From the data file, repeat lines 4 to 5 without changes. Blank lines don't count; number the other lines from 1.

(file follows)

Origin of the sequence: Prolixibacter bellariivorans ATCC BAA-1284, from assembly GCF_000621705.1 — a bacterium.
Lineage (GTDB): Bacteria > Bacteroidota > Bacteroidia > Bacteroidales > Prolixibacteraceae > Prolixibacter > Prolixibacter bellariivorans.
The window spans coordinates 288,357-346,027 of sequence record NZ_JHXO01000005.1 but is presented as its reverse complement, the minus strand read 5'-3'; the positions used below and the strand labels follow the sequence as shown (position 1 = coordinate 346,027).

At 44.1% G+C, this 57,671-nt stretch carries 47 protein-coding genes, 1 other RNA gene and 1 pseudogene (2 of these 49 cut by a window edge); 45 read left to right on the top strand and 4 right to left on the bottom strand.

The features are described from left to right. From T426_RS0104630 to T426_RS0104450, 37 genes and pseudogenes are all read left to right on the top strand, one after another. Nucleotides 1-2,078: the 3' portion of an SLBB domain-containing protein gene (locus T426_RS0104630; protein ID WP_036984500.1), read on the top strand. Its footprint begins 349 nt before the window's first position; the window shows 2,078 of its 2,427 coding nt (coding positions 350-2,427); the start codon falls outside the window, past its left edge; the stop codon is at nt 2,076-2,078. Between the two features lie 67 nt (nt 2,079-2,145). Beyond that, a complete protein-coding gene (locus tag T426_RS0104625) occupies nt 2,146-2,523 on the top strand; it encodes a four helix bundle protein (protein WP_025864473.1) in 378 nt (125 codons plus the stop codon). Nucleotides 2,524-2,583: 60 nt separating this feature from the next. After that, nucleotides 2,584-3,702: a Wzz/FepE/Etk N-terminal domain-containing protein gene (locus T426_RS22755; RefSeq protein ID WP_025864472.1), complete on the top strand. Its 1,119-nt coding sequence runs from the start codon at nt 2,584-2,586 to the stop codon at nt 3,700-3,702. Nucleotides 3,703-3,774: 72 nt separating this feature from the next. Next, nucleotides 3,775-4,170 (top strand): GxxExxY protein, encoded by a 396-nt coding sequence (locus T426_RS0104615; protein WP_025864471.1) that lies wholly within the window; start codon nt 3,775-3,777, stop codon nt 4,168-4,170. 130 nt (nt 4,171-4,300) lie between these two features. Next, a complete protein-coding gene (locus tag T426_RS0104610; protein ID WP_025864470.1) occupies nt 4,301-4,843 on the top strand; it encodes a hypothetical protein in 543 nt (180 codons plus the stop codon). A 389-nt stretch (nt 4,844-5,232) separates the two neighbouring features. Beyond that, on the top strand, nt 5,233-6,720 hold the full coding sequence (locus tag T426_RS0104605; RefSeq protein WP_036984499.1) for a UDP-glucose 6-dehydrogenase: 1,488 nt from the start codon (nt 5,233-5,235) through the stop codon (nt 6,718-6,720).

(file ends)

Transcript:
At 44.1% G+C, this 57,671-nt stretch carries 47 protein-coding genes, 1 other RNA gene and 1 pseudogene (2 of these 49 cut by a window edge); 45 read left to right on the top strand and 4 right to left on the bottom strand.

The features are described from left to right. From T426_RS0104630 to T426_RS0104450, 37 genes and pseudogenes are all read left to right on the top strand, one after another. Nucleotides 1-2,078: the 3' portion of an SLBB domain-containing protein gene (locus T426_RS0104630; protein ID WP_036984500.1), read on the top strand. Its footprint begins 349 nt before the window's first position; the window shows 2,078 of its 2,427 coding nt (coding positions 350-2,427); the start codon falls outside the window, past its left edge; the stop codon is at nt 2,076-2,078. Between the two features lie 67 nt (nt 2,079-2,145). Beyond that, a complete protein-coding gene (locus tag T426_RS0104625) occupies nt 2,146-2,523 on the top strand; it encodes a four helix bundle protein (protein WP_025864473.1) in 378 nt (125 codons plus the stop codon). Nucleotides 2,524-2,583: 60 nt separating this feature from the next. After that, nucleotides 2,584-3,702: a Wzz/FepE/Etk N-terminal domain-containing protein gene (locus T426_RS22755; RefSeq protein ID WP_025864472.1), complete on the top strand. Its 1,119-nt coding sequence runs from the start codon at nt 2,584-2,586 to the stop codon at nt 3,700-3,702. Nucleotides 3,703-3,774: 72 nt separating this feature from the next. Next, nucleotides 3,775-4,170 (top strand): GxxExxY protein, encoded by a 396-nt coding sequence (locus T426_RS0104615; protein WP_025864471.1) that lies wholly within the window; start codon nt 3,775-3,777, stop codon nt 4,168-4,170. 130 nt (nt 4,171-4,300) lie between these two features. Next, a complete protein-coding gene (locus tag T426_RS0104610; protein ID WP_025864470.1) occupies nt 4,301-4,843 on the top strand; it encodes a hypothetical protein in 543 nt (180 codons plus the stop codon). A 389-nt stretch (nt 4,844-5,232) separates the two neighbouring features. Beyond that, on the top strand, nt 5,233-6,720 hold the full coding sequence (locus tag T426_RS0104605; RefSeq protein WP_036984499.1) for a UDP-glucose 6-dehydrogenase: 1,488 nt from the start codon (nt 5,233-5,235) through the stop codon (nt 6,718-6,720).